Lausanne is spread out along the shore of Lake Geneva, surrounded by suburbs. There are two sections in particular that attract the most visitors -- the Upper Town (Haute Ville) and the once-industrial neighborhood of Flon, which collectively comprise the oldest parts of the city, and the Lower Town (Basse Ville), and its lake-fronting district of Ouchy; the two sections are connected by a small subway (metro). The metro features 14 separate stations, incorporating Lausanne with many of its outlying suburbs. This is the only underground (metro) in Switzerland.

Haute Ville

Lausanne's Upper Town still evokes the Middle Ages -- a night watchman calls out the hours from 10pm to 2am from atop the cathedral's belfry. A visit to the Haute Ville takes about 2 hours and is best done on foot. In fact, walking through the old town of Lausanne is one of its major attractions. It's easy to get lost -- and that's part of the fun. This area is north of the railroad station; you can reach it by proceeding uphill along rue du Petit-Chêne. The focal point of the Upper Town, and the shopping and business heart of Lausanne, is place Saint-François. The Church of St. François, from the 13th century, is all that remains of an old Franciscan friary. Today, the square is filled with office blocks and the main post office; regrettably, La Grotte, the villa with the terrace on which Edward Gibbon completed The History of the Decline and Fall of the Roman Empire in 1787, was torn down in 1896 to make room for the post office. While vehicles are permitted south of the church, the historic area to the north of the church is a pedestrian-only zone; it has more than 2km (1 1/4 miles) of streets, including rue de Bourg, northeast of the church, the best street for shopping. Rue de Bourg leads to the large, bustling rue Caroline, which winds north to Pont des Bessières, one of the three bridges erected at the turn of the 20th century to connect the three hills on which Lausanne was built. From the bridge, you'll see the Haute Ville on your right, with the 13th-century cathedral of Lausanne, opening onto place de la Cathédrale. From the square, rue du Cité-de-Vant goes north to the 14th-century Château Saint-Maire, on place du Château -- once the home of bishops and now containing the offices of the canton administration.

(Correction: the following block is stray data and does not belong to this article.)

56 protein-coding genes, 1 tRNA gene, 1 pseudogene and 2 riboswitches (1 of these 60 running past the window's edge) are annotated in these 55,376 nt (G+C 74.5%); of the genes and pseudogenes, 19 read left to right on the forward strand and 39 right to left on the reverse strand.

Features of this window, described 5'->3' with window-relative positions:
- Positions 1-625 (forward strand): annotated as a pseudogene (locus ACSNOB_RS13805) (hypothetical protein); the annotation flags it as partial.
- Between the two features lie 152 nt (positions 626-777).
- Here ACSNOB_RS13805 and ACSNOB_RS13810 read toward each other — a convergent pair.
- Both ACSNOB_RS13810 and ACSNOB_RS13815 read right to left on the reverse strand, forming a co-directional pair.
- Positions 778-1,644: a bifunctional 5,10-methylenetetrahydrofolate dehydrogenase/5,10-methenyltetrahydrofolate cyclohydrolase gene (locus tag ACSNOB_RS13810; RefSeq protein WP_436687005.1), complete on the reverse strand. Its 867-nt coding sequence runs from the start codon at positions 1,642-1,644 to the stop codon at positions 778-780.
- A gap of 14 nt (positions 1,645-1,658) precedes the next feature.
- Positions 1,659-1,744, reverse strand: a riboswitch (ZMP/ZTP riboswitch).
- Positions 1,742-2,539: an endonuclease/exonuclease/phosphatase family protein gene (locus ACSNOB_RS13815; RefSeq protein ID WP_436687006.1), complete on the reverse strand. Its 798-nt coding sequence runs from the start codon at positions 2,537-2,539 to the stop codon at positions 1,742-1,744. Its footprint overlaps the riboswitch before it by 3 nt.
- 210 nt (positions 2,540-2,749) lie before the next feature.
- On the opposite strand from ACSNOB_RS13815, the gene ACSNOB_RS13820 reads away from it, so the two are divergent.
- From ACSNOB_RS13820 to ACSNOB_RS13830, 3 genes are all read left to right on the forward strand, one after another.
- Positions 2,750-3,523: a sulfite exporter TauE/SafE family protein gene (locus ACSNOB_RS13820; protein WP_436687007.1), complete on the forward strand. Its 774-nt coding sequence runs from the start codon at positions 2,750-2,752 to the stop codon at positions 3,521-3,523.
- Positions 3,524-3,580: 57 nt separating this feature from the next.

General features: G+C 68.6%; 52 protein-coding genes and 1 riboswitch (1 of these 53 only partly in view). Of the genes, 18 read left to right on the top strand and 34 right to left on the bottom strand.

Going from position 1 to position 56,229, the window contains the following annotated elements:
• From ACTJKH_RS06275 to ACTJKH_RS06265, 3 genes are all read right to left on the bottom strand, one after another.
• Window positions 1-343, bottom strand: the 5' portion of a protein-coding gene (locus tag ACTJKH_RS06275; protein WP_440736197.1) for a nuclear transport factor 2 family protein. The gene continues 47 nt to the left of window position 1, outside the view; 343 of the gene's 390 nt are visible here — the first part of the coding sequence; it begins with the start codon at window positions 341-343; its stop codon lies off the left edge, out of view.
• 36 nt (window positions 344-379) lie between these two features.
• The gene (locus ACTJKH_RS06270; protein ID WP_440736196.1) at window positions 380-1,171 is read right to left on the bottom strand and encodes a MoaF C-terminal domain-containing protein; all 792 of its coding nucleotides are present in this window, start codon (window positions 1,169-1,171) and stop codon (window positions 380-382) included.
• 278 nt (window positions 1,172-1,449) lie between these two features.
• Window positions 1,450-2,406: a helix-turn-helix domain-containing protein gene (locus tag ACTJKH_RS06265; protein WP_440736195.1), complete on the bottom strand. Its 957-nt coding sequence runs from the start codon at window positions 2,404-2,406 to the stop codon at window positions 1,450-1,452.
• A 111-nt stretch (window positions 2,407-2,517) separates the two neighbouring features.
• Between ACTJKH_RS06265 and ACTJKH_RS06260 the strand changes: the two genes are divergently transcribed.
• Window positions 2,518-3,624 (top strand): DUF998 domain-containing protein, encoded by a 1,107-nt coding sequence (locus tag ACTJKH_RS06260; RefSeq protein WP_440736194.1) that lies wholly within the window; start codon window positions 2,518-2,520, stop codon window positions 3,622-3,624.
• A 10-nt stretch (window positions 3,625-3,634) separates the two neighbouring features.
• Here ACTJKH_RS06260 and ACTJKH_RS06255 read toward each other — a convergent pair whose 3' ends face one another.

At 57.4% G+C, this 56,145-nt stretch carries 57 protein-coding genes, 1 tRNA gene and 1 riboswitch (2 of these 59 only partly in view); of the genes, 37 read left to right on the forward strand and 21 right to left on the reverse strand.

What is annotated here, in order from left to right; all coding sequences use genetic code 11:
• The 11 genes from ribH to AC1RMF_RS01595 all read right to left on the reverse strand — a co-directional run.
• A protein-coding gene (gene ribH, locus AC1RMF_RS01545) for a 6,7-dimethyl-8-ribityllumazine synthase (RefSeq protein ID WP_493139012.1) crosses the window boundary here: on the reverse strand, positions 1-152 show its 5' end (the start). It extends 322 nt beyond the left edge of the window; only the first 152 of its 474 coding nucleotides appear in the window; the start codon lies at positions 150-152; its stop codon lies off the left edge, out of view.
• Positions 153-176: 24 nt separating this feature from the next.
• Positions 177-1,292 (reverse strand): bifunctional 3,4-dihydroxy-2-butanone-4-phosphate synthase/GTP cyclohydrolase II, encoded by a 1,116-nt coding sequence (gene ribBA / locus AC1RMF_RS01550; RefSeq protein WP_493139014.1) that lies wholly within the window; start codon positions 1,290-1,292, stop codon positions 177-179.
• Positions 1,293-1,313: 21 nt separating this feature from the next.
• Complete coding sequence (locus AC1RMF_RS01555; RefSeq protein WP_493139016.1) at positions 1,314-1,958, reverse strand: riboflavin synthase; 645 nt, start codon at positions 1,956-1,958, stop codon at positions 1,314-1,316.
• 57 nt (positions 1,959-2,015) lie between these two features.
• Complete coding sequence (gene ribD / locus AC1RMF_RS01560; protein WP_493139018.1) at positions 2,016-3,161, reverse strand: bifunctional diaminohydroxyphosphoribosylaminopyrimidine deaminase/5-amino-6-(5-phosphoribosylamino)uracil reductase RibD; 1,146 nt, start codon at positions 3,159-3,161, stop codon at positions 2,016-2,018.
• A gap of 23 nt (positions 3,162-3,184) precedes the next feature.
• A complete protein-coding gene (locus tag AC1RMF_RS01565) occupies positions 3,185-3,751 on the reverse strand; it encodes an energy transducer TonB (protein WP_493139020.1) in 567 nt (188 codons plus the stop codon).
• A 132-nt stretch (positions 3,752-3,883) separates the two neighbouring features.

From here, avenue de l'Université leads to place de la Riponne, the site of Lausanne's biweekly food and produce markets (Wed and Sat May-Oct 8am-1pm), where stalls loaded with the agrarian bounty of the district are set up within the square and the streets around its perimeter. The Palais de Rumine rises from the place de la Riponne's east side. From place de la Riponne, rue Pierre-Viret leads to the Escaliers du Marché, a covered stairway dating back to the Middle Ages. You can also take rue Madeleine from the place de la Riponne, continuing south to place de la Palud. On the side of place de la Palud is the 17th-century Hôtel de Ville (town hall).

South of place de la Palud is rue du Pont, which turns into rue Saint-François (after crossing rue Centrale). Nearby, at place du Flon, you can catch the subway to Ouchy. Place du Flon, with its cafes and bars, is a favorite evening hangout.


Ouchy, once a sleepy fishing hamlet, is now the port and hotel resort area of Lausanne. The lakefront of Lausanne consists of shady quays and tropical plants spread across a lakefront district of about half a mile. Adjoining place de la Navigation is place du Port immediately to the east. Quai de Belgique and quai d'Ouchy are lakefront promenades bursting with greenery and offering the best views of the lake.

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